In 1923, Bronsted and Lowry independently defined acid as Proton donor and bases as proton acceptor. For aqueous solution,this definition does not differ. From the Arrhenius theory; such substances that increases the concentration of hydroxonium ion in aqueous solution are acids and those that decreases it are bases.
The Bronsted lowry theory is useful in that it extends the scope of acid base system to cover solvent such as liquid ammonia; concentrated acid, anhydrous sulphate acid and all hydrogen containing solvents. As such in this case BASES ACCEPT PROTON and there is no need for them to contain hydroxyl ion e.g in NH3(liquid).
NH4Cl(acid) + NaNH2(base) – NaCl(salt) + 2NH3(solvent)
It should be noted that substances that reduced the H3O^+ in all aqueous solution above 1*10^-7 mol/L from the self ionization of water are ACIDS and those that decreases it are BASES.
Chemical species that differ in composition by a proton are called a CONJUGATE PAIR. Thus,every acid has a conjugate base which is formed by the acid and donating a proton. Similarly,every base has a conjugate acid. Example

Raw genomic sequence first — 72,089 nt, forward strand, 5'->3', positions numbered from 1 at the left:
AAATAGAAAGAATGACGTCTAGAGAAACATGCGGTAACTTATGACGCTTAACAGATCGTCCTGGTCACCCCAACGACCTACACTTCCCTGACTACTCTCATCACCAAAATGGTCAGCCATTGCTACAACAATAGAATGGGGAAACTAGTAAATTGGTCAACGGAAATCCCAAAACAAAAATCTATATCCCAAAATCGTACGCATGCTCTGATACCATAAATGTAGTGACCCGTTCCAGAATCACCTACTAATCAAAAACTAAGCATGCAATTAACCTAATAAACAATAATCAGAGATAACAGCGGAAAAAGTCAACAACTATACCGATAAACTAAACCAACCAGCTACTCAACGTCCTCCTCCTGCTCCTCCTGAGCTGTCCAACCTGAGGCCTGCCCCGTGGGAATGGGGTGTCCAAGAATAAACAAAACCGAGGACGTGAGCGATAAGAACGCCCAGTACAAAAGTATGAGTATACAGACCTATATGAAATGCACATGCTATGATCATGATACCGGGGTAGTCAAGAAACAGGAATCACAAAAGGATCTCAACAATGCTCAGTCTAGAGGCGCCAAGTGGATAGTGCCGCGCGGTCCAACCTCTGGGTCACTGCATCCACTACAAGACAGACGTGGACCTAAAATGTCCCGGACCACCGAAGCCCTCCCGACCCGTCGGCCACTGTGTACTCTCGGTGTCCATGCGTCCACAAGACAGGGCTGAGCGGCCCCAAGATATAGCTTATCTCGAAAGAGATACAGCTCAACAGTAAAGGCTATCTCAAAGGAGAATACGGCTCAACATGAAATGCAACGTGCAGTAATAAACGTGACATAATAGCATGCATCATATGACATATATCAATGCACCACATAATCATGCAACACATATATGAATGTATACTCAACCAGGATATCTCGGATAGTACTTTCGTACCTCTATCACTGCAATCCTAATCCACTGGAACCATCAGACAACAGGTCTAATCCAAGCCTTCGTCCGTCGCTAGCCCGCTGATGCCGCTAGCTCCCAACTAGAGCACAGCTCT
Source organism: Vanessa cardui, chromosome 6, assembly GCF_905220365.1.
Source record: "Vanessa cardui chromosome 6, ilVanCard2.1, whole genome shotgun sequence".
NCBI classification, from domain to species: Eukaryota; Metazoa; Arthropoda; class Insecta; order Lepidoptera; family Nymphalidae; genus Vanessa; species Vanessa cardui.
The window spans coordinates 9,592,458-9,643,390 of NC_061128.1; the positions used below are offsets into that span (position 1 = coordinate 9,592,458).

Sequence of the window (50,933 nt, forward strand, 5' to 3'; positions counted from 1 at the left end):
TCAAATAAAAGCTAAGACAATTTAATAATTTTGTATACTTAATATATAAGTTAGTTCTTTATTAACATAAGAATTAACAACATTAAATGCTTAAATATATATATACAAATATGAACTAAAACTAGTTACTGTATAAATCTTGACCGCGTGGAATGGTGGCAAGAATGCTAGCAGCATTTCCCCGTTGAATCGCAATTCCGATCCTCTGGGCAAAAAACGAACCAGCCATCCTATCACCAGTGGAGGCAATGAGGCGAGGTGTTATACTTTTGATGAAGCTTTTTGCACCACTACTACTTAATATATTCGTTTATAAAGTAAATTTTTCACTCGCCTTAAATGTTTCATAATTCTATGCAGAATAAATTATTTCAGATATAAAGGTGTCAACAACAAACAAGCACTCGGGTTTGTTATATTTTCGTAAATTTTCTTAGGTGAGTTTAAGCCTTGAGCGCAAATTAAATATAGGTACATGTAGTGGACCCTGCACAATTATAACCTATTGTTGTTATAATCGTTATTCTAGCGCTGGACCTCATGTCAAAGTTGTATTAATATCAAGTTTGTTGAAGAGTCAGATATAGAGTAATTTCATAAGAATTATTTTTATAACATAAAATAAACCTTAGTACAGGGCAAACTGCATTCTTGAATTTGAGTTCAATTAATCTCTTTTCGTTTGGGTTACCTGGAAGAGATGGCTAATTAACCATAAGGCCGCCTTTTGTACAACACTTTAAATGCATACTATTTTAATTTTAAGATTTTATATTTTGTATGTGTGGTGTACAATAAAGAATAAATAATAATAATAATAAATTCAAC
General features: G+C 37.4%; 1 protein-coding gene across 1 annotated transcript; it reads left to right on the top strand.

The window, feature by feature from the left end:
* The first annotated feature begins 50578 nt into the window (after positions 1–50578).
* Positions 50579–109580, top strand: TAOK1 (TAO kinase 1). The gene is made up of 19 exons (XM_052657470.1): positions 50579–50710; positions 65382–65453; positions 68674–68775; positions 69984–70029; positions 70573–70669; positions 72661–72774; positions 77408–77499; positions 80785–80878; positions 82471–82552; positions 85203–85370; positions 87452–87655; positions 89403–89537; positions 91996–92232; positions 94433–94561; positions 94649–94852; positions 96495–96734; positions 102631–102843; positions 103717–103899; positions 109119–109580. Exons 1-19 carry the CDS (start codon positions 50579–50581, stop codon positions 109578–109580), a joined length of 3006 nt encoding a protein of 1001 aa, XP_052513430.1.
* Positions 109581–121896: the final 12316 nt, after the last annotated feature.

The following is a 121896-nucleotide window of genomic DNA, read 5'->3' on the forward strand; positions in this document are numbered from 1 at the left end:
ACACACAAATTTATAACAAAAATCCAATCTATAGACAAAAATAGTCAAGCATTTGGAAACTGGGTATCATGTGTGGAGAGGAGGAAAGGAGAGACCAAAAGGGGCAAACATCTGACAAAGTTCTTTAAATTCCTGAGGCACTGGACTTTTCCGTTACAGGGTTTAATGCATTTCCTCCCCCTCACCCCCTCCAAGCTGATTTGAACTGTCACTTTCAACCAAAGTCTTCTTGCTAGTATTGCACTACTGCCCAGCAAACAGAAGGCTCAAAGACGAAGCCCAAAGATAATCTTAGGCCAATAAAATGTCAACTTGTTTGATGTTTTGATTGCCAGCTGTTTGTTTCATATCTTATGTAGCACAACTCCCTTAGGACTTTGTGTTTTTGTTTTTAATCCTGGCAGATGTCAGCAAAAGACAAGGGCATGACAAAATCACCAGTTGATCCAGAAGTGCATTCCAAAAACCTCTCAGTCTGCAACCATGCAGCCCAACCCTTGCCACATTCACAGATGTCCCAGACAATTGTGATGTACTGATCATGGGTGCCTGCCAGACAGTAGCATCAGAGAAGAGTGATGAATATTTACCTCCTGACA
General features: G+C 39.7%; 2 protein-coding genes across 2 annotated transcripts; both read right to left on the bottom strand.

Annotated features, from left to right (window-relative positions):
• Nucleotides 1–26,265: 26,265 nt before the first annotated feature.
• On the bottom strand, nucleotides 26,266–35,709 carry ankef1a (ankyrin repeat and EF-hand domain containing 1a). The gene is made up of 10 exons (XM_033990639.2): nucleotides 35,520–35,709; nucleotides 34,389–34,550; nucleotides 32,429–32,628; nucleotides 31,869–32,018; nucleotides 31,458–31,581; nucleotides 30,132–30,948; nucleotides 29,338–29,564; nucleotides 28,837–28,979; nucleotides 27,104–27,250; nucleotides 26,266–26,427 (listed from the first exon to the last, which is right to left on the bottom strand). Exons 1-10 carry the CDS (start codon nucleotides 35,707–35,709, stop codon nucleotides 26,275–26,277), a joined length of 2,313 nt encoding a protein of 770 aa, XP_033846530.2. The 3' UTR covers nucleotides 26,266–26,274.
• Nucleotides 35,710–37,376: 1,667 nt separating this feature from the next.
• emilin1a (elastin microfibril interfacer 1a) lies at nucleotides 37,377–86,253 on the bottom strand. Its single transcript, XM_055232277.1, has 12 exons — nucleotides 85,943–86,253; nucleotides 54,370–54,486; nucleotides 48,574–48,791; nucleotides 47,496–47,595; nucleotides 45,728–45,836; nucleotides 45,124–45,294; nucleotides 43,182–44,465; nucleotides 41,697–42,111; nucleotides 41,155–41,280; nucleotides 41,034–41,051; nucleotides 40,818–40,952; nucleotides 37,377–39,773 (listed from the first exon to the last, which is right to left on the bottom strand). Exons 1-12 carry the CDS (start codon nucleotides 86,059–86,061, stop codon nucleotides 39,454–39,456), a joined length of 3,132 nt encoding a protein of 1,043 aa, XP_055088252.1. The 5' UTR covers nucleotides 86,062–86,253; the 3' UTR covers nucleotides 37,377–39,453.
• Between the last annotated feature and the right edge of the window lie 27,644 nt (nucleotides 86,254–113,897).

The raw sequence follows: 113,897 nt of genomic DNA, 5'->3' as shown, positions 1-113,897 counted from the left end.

HCl(acid) + H2O(base) = H3O(conjugate acid) + Cl^-(conjugate base)
In the above reaction;HCl is an acid since it donates proton and in doing so forms chloride ion (conjugate base).
Since water accepts proton,its a base and it forms the hydroxonium ion which is its conjugate acid.
A strong acid has a weak conjugate base and vice versa. A strong base has a weak tacos and vice versa.
LIMITATIONS OF BRONSTED LOWRY THEORY.
- The limitations of this theory is that the extent to which a dissolved substance can act as an acid or base depends largely on the solvent. A solute can only show acidic properties if its proton donating properties exceed those of the solvents. As an example,HF dissolves in perchlonic acid ( HClO4) an extremely strong proton donor.